by Panos Papazoglou
Translation: Lefteris Statharas
This was the third appearance of Leprous in three years in Greek grounds, and this time they were back as headliners of an event, which was awaited by the continuously growing number of fans after the end of their Malina circle and the release of a new album.
What can one expect then? One of those concerts that the audience is positively predisposed even before the artist appears on stage. And how can something like that not happen with these guys, a band that in the last decades has shown that give a new freshness and quality to the broader extreme sound, but also to the prog scene. A band that is starring, one of the contemporary prog leaders that have created lots of expectations for their live shows as well.
However, when it was revealed that the French Klone and Maraton from Norway would join the tour, both with new albums, the whole “package” got upgraded to a “normal concert package” that all other European countries get to see more often. And in all that happy progressive gathering of well known bands, the happiness increased when the schedule was kept just as it was announced.
So at around 20:00, Maraton opened the concert with the crowd giving them a warm welcome thanks to their very charismatic and energetic frontman and due to the similarities that their album Meta shows with the works of Leprous. So, a very fitting choice for the package, Maraton definitely managed to gain some new fans with their appearance and their performance on stage rendering this interesting alloy of progressive sound with an up tempo mood which is somewhat borderline commercial. With just one album and a single in their disposal, their stage presence and their material was more than enough to prove their place as an opening act but they also justified the ambitions that they created with their debut. With another equally good album they could definitely come back to Greece in the future since this tour has definitely opened some doors for them.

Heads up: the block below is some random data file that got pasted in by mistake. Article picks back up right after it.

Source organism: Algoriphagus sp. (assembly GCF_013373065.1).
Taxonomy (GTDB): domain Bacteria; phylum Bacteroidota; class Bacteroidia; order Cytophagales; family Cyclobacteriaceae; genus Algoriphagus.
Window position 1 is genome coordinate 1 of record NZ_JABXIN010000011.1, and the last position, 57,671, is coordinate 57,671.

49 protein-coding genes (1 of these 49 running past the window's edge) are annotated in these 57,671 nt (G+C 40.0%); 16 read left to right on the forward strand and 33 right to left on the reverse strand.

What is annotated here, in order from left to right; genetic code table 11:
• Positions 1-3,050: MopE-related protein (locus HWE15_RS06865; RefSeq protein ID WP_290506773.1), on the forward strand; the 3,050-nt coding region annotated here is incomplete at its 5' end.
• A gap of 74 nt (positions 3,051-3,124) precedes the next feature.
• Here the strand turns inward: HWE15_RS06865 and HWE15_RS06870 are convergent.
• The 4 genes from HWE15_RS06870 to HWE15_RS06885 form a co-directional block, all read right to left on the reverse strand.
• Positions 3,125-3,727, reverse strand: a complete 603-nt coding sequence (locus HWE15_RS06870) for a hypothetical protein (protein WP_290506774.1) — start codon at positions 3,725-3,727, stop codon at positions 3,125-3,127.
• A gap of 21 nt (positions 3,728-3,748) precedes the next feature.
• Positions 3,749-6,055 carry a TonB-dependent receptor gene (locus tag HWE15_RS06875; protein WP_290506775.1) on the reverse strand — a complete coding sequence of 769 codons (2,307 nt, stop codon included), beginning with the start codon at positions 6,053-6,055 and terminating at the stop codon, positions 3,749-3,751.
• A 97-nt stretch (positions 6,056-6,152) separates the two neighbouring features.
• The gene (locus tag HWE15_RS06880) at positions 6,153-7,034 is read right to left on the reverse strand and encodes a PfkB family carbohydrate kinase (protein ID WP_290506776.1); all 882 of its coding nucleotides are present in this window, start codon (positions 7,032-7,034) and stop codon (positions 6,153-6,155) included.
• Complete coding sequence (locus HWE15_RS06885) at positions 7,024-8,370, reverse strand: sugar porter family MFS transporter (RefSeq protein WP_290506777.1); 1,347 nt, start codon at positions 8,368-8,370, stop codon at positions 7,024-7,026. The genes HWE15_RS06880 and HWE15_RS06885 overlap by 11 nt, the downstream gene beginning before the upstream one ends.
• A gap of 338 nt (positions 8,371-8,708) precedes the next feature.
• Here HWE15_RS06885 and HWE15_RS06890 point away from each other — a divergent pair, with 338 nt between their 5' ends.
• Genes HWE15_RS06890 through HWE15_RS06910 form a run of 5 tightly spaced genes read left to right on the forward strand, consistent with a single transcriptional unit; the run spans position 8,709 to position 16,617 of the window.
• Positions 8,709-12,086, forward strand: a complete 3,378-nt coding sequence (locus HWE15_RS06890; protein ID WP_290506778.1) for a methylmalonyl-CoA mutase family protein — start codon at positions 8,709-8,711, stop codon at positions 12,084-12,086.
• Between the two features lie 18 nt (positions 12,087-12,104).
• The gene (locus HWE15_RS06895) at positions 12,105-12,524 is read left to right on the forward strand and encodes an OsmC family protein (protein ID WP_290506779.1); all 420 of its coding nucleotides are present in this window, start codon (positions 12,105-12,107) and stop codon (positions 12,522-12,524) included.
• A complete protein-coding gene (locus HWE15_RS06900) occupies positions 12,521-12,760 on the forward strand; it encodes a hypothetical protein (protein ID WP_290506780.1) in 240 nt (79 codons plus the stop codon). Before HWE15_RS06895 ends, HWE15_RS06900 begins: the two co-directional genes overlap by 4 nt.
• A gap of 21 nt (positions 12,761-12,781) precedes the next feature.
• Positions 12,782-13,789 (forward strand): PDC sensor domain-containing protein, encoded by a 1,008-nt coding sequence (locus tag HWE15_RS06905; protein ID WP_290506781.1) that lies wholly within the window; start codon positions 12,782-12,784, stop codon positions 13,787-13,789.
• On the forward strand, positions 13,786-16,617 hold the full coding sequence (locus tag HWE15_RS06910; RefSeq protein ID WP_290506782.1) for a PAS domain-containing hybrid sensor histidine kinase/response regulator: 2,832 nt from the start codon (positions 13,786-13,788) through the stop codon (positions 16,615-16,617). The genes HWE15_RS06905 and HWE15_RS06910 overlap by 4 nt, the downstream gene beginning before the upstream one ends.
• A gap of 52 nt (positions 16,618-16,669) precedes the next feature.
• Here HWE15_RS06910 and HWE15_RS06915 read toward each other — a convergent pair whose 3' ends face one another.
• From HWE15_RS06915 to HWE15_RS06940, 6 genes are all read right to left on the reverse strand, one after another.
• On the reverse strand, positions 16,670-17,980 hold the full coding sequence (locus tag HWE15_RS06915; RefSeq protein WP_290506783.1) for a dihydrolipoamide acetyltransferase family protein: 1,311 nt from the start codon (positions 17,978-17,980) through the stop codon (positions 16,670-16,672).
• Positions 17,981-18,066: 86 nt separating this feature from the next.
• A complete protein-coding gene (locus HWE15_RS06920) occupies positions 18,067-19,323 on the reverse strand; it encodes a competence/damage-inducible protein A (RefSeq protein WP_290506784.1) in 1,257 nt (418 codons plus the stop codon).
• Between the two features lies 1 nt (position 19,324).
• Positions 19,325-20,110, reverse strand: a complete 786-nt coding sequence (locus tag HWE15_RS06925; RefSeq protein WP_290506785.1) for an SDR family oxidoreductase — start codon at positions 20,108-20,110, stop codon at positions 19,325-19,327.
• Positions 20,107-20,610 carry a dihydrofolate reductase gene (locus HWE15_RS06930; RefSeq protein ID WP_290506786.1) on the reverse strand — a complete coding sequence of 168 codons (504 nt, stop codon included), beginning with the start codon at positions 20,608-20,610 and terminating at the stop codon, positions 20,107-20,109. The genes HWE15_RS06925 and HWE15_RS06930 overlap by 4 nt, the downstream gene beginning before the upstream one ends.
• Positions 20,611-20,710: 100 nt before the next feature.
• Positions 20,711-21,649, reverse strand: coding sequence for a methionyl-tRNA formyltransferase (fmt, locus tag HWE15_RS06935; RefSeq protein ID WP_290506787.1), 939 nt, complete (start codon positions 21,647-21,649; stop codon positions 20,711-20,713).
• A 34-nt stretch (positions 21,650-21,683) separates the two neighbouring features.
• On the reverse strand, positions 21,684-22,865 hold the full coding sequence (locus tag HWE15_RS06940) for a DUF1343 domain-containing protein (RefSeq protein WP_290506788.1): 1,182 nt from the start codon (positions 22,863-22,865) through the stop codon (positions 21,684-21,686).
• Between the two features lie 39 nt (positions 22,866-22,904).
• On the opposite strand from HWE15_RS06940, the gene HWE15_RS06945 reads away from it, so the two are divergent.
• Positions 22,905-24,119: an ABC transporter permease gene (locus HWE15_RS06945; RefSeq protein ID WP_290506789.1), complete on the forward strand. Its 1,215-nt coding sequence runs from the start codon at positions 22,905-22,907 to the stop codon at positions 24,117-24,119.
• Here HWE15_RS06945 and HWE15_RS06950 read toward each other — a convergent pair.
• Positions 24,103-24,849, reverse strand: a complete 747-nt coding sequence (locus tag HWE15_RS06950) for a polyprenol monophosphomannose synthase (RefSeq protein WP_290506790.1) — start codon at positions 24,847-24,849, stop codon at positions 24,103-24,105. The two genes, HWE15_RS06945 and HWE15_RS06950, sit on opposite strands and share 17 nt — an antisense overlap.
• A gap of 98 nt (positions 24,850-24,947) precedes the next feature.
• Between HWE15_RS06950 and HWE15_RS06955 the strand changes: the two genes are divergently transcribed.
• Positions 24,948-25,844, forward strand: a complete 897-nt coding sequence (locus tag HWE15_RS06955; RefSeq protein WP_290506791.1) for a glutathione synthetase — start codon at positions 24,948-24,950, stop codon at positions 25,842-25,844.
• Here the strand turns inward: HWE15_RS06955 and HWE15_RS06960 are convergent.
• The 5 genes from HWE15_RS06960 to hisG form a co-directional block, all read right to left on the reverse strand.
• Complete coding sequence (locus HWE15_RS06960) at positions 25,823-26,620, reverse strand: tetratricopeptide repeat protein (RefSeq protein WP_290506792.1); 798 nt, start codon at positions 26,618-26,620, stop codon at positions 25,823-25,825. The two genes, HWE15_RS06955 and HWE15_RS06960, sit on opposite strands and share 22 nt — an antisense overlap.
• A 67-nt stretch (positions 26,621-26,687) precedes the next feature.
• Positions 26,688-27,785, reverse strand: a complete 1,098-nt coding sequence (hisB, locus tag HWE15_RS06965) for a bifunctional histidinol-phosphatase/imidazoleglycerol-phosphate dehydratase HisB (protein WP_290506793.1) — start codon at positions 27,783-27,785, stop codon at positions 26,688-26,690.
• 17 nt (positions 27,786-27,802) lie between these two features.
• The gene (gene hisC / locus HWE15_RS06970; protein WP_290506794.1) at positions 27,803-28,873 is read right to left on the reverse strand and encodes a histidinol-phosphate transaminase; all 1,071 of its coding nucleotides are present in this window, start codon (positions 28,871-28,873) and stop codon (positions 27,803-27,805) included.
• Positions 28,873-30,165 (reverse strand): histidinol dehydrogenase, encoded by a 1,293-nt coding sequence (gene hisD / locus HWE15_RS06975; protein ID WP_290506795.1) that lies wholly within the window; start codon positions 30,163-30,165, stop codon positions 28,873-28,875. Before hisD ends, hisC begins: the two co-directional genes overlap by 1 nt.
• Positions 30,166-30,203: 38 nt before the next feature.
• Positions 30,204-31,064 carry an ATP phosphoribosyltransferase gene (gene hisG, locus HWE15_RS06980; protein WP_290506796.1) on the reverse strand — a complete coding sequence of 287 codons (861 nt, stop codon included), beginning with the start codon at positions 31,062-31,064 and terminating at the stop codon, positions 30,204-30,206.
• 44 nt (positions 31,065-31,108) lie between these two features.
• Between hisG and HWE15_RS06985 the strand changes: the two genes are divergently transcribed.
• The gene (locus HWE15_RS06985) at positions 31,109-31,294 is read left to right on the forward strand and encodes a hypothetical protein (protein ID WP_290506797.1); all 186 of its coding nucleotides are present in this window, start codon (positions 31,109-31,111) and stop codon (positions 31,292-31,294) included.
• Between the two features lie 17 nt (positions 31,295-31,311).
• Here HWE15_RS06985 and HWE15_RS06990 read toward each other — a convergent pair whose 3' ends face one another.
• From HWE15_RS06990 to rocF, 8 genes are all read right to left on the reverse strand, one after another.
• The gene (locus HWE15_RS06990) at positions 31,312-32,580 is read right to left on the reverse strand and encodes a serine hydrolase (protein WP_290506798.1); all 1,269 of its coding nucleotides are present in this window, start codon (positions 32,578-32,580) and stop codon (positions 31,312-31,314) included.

Maraton setlist: Prime, Almost Human, Seismic, Change of Skin, Mosaic, Altered State, Spectral Friends
Around 20:30, next on the stage of Fuzz Club were the French Klone. After the enthusiastic and uplifting appearance of Maraton, the dominating atmosphere in different wavelengths from the last albums of Klone, Le Grand Voyage, started to invite the audience to a journey through the more cinematic aspect of their sound. With great sound as their ally and the album cover being projected throughout their set, Klone managed to sound very tight on stage, with an appetite to win over the crowd that kept coming in the venue which was pretty much packed by that time.
With their singer being the epicenter with his flawless renditions, without ups and downs, the rest of the band gave a show with intensity and passion in continuous connection with the crowd that elevated their songs. And in conclusion that is what adds to the professionalism and seriousness of Klone. Their evolution through these years has slowly put them in contention to one of the great bands of the contemporary French scene. And they have this aura when they are on stage, either if they’re playing their older, groovier stuff or progressive rock with the compositions that slowly build up and get off in a more post-prog atmosphere. Already, with Yonder that opened their set, they won the audience that seemed to enjoy their set very much. Breach Into the Void and Nebulous were also exceptional. Generally, Klone also won a lot from this tour. An excellent presentation of quite unique material. They had visited Fuzz before, but now they are on a whole different level.